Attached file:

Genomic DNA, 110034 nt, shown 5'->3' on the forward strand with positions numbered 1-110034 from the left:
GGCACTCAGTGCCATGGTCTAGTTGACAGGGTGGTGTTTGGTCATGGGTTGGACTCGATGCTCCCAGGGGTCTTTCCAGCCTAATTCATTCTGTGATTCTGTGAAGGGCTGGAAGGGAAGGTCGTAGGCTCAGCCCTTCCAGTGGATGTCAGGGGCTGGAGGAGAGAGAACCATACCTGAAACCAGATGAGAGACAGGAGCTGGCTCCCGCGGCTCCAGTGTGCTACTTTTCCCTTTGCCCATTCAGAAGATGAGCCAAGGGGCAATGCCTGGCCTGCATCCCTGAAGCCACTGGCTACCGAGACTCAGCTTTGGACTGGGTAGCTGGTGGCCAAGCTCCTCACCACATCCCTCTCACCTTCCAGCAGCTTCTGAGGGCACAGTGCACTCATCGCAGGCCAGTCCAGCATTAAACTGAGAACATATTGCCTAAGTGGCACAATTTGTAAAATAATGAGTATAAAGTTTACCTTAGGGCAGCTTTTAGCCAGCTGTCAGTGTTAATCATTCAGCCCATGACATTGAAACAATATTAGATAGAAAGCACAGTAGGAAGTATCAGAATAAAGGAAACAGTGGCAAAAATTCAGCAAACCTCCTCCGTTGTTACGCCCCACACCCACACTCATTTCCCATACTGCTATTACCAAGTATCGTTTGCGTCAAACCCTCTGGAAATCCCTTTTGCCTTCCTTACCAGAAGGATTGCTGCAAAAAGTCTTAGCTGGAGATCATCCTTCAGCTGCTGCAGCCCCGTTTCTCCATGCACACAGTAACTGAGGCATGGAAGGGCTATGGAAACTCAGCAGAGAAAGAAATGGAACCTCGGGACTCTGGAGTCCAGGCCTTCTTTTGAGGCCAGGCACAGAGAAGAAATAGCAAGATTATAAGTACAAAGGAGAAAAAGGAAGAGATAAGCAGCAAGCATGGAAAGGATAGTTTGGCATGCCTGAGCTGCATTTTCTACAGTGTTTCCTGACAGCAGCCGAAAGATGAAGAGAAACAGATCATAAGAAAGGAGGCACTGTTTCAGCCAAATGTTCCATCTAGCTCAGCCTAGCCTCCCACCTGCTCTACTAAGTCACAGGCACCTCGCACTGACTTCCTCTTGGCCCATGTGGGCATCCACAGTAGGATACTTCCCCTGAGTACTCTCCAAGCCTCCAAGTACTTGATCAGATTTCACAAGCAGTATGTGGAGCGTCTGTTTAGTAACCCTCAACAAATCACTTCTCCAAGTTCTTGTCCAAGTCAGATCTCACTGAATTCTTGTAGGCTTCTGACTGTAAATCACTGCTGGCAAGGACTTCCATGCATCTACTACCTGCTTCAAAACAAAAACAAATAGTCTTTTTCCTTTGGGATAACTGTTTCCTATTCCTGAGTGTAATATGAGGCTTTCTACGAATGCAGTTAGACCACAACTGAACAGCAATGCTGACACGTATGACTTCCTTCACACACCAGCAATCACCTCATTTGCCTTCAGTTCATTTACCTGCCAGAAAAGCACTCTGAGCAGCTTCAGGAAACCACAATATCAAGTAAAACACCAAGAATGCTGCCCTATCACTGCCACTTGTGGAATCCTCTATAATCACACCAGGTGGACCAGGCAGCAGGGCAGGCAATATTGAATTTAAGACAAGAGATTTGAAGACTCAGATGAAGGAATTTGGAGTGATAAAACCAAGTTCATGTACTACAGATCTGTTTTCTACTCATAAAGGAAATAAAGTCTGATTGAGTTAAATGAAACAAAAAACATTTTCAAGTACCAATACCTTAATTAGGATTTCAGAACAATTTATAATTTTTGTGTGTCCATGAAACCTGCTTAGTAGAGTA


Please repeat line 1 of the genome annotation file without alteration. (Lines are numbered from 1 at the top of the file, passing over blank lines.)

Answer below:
Genomic DNA, 110034 nt, shown 5'->3' on the forward strand with positions numbered 1-110034 from the left: